Scanning process and dithering field

The scanning process is optimized to make fast images. We make lines by going forth and back with the tip, and then advance one further step in the other direction. The direction for back and forth scanning is the fast scanning direction, and the direction perpendicular to it is the slow scanning direction. We scan close to the sample to record topographic information in AFM (Atomic Force Microscopy) mode when we go forth and retrace the tip about 50 nm and scan back the same line to record the magnetic image (MFM mode), or viceversa. The left to right and right to left motion of vortices in Fig. 3b, c is produced by the scan close to the sample in AFM mode. The scanning speed is of about a second per scanning line and we usually make images of 256 × 256 points. The tip needs between between 0.01 and 0.05 seconds to scan across a vortex, which gives an oscillating magnetic field of between several tens and a hundred Hz.

Calculations of distances between vortices and sample parameters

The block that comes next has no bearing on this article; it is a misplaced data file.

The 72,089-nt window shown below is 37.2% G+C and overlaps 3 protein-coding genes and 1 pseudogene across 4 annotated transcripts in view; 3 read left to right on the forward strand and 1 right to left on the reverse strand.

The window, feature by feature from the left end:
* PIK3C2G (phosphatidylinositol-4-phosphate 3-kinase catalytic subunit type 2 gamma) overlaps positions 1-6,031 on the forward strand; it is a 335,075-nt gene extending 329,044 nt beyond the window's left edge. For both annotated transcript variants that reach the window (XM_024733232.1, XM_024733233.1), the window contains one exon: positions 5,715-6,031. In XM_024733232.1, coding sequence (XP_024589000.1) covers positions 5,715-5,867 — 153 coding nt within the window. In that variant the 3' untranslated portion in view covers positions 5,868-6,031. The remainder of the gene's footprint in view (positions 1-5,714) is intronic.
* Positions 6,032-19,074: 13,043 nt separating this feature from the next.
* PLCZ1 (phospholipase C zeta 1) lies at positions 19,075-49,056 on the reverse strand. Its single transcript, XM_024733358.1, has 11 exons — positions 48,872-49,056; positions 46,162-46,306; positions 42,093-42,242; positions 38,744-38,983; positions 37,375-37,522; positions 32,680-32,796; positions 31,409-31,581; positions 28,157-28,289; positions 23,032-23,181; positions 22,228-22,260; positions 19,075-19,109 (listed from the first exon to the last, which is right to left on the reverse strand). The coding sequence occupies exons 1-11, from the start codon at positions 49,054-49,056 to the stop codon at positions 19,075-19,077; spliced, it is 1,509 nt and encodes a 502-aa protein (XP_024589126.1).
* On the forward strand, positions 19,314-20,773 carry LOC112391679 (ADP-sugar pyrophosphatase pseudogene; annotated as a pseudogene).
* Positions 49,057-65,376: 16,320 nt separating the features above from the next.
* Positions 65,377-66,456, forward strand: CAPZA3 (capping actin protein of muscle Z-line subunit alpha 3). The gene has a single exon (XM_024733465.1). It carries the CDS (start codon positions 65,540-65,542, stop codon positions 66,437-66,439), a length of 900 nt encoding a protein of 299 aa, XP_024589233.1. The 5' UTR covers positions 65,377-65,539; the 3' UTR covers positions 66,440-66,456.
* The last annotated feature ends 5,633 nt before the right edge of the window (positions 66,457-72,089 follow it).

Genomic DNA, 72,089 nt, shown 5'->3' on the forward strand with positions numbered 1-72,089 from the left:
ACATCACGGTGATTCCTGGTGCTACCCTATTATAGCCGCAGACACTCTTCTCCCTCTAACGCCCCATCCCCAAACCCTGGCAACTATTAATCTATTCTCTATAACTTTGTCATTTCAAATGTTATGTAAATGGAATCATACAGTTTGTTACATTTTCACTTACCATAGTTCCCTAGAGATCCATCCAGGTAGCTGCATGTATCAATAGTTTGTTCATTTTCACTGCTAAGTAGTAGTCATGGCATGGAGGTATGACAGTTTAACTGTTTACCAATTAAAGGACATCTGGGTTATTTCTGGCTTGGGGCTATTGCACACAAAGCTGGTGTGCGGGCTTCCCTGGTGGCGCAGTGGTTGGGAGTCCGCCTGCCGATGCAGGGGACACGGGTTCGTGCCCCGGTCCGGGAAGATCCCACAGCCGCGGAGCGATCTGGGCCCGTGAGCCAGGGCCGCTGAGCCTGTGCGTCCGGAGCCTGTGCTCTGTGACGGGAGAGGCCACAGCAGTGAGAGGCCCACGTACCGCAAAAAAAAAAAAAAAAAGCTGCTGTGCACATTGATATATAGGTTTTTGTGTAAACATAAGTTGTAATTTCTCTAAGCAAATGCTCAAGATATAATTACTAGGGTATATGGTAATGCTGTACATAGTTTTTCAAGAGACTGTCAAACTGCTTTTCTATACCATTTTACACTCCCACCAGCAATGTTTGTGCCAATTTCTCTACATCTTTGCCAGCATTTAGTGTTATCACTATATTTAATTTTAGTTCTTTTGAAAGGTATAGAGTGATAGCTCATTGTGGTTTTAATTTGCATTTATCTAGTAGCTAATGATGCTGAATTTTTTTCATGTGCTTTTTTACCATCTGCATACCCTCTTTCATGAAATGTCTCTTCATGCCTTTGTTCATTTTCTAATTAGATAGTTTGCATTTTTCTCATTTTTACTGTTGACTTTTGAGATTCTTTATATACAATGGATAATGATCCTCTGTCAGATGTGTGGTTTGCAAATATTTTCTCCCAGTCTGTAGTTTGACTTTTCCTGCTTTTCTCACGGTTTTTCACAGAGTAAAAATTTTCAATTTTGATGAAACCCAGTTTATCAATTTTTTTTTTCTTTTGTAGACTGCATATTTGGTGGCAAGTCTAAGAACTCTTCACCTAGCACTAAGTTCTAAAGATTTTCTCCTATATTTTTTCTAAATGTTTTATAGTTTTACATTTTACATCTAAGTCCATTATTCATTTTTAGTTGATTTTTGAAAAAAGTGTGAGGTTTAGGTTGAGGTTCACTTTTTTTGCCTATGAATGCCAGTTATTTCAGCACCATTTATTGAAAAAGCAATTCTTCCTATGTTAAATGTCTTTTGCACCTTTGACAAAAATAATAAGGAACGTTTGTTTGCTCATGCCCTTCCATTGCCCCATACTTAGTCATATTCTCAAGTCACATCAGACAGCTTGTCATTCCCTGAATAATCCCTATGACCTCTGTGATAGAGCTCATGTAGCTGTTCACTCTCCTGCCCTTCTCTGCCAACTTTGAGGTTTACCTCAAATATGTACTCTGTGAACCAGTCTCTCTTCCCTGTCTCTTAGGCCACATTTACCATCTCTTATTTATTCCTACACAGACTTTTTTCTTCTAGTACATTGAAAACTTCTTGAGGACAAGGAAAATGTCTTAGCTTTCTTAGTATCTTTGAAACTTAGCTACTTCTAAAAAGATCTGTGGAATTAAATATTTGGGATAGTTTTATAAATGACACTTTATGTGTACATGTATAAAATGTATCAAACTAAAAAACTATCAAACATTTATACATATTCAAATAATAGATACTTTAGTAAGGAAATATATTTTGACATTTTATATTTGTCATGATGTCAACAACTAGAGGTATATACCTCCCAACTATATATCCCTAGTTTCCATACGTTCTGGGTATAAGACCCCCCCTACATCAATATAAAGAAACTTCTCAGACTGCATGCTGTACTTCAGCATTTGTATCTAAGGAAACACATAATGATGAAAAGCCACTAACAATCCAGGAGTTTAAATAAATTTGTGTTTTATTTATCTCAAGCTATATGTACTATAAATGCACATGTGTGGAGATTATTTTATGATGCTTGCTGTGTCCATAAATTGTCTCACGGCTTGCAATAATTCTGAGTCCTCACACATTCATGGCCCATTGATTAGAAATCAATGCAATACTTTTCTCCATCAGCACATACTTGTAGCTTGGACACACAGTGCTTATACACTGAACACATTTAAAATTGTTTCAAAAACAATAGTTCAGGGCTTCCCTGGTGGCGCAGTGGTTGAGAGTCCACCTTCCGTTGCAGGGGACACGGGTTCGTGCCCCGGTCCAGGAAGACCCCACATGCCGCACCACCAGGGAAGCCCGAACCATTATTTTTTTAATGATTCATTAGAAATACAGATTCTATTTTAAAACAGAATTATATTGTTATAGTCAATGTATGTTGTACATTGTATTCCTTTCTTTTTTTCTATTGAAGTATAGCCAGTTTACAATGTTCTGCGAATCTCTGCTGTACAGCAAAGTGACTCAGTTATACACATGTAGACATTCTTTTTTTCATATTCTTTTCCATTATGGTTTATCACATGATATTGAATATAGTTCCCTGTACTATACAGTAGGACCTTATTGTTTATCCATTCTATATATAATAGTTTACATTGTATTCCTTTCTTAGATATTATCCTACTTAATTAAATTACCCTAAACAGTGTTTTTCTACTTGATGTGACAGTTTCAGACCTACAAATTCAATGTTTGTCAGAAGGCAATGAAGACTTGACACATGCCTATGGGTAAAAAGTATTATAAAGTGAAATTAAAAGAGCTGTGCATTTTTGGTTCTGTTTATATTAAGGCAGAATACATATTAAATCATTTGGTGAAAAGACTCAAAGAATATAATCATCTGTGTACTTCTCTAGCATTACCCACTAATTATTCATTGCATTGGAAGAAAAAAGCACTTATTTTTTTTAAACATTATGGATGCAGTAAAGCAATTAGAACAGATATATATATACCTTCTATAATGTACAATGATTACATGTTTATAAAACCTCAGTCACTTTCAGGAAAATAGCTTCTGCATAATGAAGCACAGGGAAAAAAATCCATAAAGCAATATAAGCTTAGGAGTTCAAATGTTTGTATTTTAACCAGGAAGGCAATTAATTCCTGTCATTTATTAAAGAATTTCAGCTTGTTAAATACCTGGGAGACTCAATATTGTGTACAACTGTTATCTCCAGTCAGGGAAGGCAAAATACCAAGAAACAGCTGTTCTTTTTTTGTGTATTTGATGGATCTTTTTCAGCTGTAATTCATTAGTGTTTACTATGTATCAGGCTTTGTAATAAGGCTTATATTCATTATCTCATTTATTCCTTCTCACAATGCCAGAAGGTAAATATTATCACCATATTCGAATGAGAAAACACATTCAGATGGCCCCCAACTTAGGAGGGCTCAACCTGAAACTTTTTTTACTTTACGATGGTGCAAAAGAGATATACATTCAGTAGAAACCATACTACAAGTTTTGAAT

Following Buzdin et al.4, we can calculate the equilibrium distance between pancake vortices and find d ~ 4λab ~ 1 μm for B|| = 200 G. Using the distance between the pancake rows drows and the value of the magnetic field B we can calculate the anisotropy factor of our BSCCO crystals γ and the distance between Josephson vortices along the c-axis, az1,49,50. We obtain \(\gamma = 2d_{{\rm{rows}}}^2B{\mathrm{/}}\left( {\sqrt 3 {\mathrm{\Phi }}_0} \right) \approx 1000\) and az ≈ 10 nm. The lateral size of the Josephson vortex is given by γs where s is the distance between CuO2 bilayers and we find approximately a μm (s being 1.5 nm).